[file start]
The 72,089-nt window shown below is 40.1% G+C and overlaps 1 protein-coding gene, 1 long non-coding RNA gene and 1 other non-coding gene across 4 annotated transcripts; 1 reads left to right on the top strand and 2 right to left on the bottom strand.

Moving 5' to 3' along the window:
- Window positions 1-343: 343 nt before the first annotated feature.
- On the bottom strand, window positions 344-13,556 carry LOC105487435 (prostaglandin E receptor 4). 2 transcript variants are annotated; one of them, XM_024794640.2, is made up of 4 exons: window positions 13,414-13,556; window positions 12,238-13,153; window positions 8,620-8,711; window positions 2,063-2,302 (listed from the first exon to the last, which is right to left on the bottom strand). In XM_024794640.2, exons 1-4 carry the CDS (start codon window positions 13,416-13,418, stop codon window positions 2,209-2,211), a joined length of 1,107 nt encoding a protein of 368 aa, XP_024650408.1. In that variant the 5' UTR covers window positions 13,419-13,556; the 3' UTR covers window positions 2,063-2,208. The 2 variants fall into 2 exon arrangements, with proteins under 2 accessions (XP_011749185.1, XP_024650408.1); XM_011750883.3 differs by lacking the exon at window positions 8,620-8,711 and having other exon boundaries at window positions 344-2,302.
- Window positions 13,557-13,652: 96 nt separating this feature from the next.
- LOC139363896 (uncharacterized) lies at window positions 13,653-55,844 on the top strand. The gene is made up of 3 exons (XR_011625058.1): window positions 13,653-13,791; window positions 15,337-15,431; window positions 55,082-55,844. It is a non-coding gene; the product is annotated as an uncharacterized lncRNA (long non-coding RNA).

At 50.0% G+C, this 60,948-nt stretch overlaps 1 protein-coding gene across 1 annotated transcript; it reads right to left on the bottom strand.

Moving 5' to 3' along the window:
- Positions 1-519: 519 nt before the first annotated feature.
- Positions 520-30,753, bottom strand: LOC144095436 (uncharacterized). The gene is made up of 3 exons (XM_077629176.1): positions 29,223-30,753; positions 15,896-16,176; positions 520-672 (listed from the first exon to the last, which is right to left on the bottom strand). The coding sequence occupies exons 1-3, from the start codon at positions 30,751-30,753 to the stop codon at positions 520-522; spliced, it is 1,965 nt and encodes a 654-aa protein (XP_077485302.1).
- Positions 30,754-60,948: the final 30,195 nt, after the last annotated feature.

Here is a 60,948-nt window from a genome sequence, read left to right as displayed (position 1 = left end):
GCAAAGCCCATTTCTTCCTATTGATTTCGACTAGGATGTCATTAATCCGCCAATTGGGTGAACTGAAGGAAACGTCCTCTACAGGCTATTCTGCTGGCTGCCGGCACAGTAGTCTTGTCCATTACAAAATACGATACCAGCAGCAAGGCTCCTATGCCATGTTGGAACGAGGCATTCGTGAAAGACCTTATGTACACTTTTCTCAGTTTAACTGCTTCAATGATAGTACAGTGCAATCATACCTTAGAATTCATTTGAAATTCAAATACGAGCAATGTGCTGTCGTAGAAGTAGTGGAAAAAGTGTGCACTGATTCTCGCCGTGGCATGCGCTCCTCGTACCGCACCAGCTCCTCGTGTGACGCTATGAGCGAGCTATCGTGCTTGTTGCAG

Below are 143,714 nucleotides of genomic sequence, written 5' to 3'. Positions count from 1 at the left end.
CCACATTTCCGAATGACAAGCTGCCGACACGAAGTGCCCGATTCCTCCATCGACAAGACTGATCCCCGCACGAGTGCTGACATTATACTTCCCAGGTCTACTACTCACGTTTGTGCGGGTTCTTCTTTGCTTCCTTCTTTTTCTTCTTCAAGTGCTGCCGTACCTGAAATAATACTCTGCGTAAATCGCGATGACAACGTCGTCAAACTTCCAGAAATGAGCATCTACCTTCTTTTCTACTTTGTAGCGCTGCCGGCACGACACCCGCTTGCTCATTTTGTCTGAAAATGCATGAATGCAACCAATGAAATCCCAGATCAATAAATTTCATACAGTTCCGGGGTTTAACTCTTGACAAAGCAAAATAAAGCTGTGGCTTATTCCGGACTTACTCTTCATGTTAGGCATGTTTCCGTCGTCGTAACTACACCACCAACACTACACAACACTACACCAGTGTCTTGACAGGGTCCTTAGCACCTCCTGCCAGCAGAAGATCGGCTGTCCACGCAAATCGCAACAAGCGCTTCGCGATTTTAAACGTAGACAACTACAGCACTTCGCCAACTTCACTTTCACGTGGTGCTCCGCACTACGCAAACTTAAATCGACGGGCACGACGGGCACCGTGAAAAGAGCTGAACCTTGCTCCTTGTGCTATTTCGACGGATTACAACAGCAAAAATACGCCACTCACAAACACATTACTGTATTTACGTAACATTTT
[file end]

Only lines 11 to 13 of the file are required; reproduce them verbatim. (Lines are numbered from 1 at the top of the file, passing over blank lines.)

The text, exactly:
- Positions 30,754-60,948: the final 30,195 nt, after the last annotated feature.

Here is a 60,948-nt window from a genome sequence, read left to right as displayed (position 1 = left end):
GCAAAGCCCATTTCTTCCTATTGATTTCGACTAGGATGTCATTAATCCGCCAATTGGGTGAACTGAAGGAAACGTCCTCTACAGGCTATTCTGCTGGCTGCCGGCACAGTAGTCTTGTCCATTACAAAATACGATACCAGCAGCAAGGCTCCTATGCCATGTTGGAACGAGGCATTCGTGAAAGACCTTATGTACACTTTTCTCAGTTTAACTGCTTCAATGATAGTACAGTGCAATCATACCTTAGAATTCATTTGAAATTCAAATACGAGCAATGTGCTGTCGTAGAAGTAGTGGAAAAAGTGTGCACTGATTCTCGCCGTGGCATGCGCTCCTCGTACCGCACCAGCTCCTCGTGTGACGCTATGAGCGAGCTATCGTGCTTGTTGCAG